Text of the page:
Iran tests multi-warhead ballistic missile

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Speaking during Friday's parade, Iranian President Hassan Rouhani said Tehran would press ahead with strengthening its missile capabilities and military defenses, Press TV reported.

The Khorramshahr missile "has a range of 2,000 kilometers [1,243 miles] with ability to carry multiple independently targetable reentry vehicle (MIRV) within a range of 1,800 kilometers", according to the Tasnim news agency, which is seen as having close ties to Iran's Revolutionary Guards. Iran showed off a new missile, named Khoramshahr after a southwestern city, at an anniversary military parade in the capital.

The missile has a range of 2000 km (1242 miles) and can carry a warhead to a range of 1800 km (1118 miles).

The broadcaster gave no date for the test, although officials had said on Friday that it would be tested "soon".

He also said Tehran will keep supporting the "oppressed people of Yemen, Syria and Palestine" — a reference to Iran's role in the wars in Yemen and Syria and its support for Palestinian militant groups such as Hamas.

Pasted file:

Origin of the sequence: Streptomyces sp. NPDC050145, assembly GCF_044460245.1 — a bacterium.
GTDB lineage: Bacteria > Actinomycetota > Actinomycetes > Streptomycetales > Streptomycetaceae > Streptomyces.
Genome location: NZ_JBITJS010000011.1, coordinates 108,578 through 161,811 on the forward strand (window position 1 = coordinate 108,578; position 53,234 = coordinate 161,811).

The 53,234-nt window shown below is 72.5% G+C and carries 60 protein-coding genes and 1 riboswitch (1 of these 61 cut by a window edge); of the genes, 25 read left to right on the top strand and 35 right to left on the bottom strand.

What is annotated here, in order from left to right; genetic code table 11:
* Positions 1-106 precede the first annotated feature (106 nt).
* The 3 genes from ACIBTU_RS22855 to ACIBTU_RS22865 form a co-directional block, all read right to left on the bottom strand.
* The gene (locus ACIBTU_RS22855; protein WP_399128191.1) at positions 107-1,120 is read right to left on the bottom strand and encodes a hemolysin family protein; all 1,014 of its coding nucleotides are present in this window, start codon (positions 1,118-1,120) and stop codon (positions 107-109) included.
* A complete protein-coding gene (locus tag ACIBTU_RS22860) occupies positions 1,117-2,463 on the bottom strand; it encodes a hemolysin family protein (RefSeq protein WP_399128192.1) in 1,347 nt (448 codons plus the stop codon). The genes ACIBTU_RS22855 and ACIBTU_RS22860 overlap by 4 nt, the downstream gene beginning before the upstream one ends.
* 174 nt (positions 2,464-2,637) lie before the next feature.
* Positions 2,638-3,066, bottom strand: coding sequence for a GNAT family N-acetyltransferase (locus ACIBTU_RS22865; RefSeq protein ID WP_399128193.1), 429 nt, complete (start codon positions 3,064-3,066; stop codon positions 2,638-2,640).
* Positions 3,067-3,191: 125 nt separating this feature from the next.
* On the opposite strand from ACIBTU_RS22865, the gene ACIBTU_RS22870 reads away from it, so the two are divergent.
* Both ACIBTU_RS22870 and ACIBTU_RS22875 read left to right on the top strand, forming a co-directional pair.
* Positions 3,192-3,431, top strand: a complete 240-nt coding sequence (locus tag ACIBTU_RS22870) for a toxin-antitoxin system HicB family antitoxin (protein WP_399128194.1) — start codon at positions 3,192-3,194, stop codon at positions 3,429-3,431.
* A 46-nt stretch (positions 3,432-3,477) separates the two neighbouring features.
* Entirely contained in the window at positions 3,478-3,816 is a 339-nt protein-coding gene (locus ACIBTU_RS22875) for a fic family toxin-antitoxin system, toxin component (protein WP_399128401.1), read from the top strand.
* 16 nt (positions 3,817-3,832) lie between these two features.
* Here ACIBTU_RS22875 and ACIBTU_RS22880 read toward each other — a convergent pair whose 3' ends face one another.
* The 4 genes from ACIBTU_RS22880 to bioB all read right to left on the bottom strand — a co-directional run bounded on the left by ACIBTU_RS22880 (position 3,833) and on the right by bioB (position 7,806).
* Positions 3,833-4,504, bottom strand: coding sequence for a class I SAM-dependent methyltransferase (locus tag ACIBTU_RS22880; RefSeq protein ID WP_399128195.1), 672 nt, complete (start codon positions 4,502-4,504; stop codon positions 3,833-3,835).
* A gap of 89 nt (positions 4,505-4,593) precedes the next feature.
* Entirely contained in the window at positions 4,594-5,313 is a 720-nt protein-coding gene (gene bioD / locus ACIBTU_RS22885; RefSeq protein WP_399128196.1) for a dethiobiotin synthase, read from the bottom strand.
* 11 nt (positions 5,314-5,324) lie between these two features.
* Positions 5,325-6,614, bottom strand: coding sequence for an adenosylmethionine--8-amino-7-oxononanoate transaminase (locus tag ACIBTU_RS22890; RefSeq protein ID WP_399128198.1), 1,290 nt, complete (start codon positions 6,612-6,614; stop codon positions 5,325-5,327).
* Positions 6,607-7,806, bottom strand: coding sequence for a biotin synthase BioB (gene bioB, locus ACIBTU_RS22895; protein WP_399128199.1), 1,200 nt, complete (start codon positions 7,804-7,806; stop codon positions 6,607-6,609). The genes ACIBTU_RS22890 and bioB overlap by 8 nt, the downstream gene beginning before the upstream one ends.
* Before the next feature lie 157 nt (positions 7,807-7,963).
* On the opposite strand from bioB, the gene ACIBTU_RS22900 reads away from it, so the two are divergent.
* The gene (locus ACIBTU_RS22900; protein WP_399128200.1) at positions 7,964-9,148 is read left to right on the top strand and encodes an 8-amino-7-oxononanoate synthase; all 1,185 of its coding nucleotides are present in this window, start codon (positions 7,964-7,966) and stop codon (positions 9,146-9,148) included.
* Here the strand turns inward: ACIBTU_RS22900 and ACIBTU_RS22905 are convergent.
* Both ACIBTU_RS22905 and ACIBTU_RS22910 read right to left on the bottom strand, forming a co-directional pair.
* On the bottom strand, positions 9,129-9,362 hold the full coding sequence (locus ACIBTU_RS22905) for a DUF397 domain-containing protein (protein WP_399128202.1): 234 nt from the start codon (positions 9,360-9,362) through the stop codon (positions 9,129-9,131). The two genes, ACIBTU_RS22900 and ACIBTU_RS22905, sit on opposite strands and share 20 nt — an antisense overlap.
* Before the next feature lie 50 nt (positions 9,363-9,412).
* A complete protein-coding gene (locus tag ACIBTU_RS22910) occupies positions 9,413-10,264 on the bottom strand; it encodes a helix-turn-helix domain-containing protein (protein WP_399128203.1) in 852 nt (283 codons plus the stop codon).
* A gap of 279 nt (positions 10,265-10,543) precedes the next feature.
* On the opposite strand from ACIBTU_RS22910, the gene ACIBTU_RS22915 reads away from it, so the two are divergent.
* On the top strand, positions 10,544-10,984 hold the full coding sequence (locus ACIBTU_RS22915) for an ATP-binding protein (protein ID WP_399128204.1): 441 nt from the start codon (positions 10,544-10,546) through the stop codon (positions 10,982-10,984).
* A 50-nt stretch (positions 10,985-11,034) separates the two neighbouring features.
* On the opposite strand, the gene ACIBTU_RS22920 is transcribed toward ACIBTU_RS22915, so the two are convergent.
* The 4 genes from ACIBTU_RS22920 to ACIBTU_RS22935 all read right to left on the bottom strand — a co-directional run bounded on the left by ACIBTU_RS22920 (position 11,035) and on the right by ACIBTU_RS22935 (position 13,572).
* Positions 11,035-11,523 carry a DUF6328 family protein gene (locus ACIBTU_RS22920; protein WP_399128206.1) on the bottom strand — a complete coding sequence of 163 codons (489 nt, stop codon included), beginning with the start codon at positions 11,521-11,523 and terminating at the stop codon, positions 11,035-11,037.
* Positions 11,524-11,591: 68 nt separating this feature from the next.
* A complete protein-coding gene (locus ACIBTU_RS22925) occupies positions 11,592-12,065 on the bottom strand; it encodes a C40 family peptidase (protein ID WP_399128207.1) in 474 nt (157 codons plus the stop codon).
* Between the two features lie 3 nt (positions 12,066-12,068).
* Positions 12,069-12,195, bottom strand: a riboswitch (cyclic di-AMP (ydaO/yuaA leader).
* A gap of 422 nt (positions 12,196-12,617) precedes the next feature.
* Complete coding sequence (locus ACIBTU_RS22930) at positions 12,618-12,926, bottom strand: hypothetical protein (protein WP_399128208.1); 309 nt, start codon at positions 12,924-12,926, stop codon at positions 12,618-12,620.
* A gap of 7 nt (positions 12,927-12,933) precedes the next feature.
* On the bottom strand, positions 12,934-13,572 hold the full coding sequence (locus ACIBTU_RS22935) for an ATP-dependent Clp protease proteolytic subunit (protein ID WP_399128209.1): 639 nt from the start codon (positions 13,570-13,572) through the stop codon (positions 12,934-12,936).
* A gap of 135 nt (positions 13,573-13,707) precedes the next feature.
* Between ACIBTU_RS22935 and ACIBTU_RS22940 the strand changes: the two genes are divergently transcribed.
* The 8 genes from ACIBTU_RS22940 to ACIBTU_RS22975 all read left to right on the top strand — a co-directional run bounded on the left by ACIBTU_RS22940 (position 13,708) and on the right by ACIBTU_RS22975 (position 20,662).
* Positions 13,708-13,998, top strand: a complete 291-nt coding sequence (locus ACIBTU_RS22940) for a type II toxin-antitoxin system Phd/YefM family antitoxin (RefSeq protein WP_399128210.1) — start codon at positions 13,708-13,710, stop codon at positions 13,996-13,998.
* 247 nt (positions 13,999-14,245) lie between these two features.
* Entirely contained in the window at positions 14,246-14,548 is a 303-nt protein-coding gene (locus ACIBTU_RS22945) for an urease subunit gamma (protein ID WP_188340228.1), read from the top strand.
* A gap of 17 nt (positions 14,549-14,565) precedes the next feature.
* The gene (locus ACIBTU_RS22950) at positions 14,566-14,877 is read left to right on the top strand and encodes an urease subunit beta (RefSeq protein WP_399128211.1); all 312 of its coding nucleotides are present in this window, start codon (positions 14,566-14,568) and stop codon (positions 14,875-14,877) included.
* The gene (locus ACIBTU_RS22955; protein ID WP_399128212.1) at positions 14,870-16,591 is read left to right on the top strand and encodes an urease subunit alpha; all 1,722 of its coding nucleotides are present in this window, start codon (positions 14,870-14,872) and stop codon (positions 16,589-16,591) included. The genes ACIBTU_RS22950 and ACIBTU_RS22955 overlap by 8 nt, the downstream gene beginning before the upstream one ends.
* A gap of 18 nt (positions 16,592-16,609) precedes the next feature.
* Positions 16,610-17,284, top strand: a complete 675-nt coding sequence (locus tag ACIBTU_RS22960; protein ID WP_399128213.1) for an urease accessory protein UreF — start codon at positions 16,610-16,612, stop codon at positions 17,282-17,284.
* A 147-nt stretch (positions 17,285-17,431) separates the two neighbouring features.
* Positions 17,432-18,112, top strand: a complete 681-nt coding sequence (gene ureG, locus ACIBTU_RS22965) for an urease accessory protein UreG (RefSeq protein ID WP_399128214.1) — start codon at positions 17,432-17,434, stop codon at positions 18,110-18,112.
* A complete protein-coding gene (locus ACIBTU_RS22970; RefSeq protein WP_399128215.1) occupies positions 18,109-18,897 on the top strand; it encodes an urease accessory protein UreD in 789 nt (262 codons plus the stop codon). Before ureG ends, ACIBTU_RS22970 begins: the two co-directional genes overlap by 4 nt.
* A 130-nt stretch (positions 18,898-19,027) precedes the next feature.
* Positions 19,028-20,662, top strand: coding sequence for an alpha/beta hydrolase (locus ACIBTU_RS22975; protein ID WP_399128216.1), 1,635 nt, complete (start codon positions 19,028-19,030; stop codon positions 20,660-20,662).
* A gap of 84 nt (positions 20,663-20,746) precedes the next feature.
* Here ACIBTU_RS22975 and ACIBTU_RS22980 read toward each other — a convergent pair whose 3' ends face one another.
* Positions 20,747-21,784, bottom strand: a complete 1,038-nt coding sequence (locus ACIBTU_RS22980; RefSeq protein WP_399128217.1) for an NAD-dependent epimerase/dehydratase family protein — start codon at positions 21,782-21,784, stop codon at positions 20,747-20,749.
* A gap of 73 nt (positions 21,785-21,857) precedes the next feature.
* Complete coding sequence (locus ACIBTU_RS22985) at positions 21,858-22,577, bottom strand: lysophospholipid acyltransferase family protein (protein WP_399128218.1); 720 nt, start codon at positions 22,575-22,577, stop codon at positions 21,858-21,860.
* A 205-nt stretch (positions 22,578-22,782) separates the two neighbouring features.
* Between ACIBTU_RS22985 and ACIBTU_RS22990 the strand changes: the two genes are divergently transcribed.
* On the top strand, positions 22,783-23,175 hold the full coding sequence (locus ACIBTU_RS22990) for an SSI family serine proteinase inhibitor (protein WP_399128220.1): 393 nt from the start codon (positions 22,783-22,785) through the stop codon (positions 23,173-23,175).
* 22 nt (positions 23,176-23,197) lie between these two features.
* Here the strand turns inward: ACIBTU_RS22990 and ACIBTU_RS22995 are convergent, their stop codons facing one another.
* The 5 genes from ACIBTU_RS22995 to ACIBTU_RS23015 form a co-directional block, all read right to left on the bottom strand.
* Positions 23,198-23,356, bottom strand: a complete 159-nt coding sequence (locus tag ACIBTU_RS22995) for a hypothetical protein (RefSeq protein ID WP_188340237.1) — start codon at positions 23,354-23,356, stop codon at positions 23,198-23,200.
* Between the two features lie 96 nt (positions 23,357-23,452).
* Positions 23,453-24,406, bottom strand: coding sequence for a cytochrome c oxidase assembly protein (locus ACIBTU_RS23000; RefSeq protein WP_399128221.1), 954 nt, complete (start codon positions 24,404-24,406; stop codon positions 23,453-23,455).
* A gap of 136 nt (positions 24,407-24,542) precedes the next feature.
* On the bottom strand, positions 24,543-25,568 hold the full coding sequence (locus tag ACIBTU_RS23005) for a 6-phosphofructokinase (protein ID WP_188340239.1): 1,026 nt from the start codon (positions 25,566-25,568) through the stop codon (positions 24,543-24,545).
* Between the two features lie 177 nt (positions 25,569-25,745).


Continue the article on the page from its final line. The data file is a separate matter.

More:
Iranian officials have argued that the measure only applies to missiles specifically created to carry nuclear warheads.

"You are seeing images of the successful test of the Khorramshahr ballistic missile with a range of 2,000 km, the latest missile of our country", state television said.

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On January 29, Iran test-launched a medium-range ballistic missile from a site near Semnan, east of Tehran, shortly after Trump took office.

Trump has threatened to trash the nuclear agreement, saying Iran is developing missiles that might be used to deliver a nuclear warhead when the deal's restrictions are lifted in 2025.

Thus far, the United Nations nuclear watchdog and the US State Department have reported that Tehran has complied with the terms of the nuclear deal.

"The missile has become smaller in size (compared to other Iranian ballistic missiles) and more tactical, and it will be operational in the near future", Hajizadeh told reporters on Friday.

Trump on Wednesday said he had made his decision, but was not yet ready to reveal it.

Under the pact, Tehran agreed to restrict its nuclear programme in return for the lifting of economic sanctions.